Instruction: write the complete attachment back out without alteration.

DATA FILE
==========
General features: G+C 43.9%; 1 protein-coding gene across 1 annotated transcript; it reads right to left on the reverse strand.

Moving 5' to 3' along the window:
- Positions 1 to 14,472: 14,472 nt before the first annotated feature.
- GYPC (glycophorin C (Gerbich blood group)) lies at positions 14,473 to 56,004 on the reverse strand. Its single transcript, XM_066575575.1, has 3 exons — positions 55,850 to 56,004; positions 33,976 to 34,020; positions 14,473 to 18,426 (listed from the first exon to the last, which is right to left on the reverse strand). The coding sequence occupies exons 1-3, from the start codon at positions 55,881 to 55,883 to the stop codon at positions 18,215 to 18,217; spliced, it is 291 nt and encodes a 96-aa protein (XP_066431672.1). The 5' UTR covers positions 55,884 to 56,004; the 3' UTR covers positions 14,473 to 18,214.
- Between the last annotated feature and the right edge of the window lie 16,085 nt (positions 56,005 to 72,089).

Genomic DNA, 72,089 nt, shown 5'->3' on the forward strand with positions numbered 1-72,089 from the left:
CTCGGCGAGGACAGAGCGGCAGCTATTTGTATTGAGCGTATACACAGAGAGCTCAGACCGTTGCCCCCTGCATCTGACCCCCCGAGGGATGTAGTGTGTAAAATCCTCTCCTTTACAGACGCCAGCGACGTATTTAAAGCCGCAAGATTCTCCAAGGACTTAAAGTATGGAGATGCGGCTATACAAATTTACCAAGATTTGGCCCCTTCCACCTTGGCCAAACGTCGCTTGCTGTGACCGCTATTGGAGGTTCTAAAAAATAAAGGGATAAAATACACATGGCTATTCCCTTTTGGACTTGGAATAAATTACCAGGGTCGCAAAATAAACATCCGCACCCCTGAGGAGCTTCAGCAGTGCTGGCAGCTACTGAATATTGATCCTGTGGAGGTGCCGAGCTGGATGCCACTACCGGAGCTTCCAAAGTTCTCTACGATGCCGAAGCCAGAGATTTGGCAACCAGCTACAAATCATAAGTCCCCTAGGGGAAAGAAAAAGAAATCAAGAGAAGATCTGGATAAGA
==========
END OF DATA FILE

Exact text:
General features: G+C 43.9%; 1 protein-coding gene across 1 annotated transcript; it reads right to left on the reverse strand.

Moving 5' to 3' along the window:
- Positions 1 to 14,472: 14,472 nt before the first annotated feature.
- GYPC (glycophorin C (Gerbich blood group)) lies at positions 14,473 to 56,004 on the reverse strand. Its single transcript, XM_066575575.1, has 3 exons — positions 55,850 to 56,004; positions 33,976 to 34,020; positions 14,473 to 18,426 (listed from the first exon to the last, which is right to left on the reverse strand). The coding sequence occupies exons 1-3, from the start codon at positions 55,881 to 55,883 to the stop codon at positions 18,215 to 18,217; spliced, it is 291 nt and encodes a 96-aa protein (XP_066431672.1). The 5' UTR covers positions 55,884 to 56,004; the 3' UTR covers positions 14,473 to 18,214.
- Between the last annotated feature and the right edge of the window lie 16,085 nt (positions 56,005 to 72,089).

Genomic DNA, 72,089 nt, shown 5'->3' on the forward strand with positions numbered 1-72,089 from the left:
CTCGGCGAGGACAGAGCGGCAGCTATTTGTATTGAGCGTATACACAGAGAGCTCAGACCGTTGCCCCCTGCATCTGACCCCCCGAGGGATGTAGTGTGTAAAATCCTCTCCTTTACAGACGCCAGCGACGTATTTAAAGCCGCAAGATTCTCCAAGGACTTAAAGTATGGAGATGCGGCTATACAAATTTACCAAGATTTGGCCCCTTCCACCTTGGCCAAACGTCGCTTGCTGTGACCGCTATTGGAGGTTCTAAAAAATAAAGGGATAAAATACACATGGCTATTCCCTTTTGGACTTGGAATAAATTACCAGGGTCGCAAAATAAACATCCGCACCCCTGAGGAGCTTCAGCAGTGCTGGCAGCTACTGAATATTGATCCTGTGGAGGTGCCGAGCTGGATGCCACTACCGGAGCTTCCAAAGTTCTCTACGATGCCGAAGCCAGAGATTTGGCAACCAGCTACAAATCATAAGTCCCCTAGGGGAAAGAAAAAGAAATCAAGAGAAGATCTGGATAAGA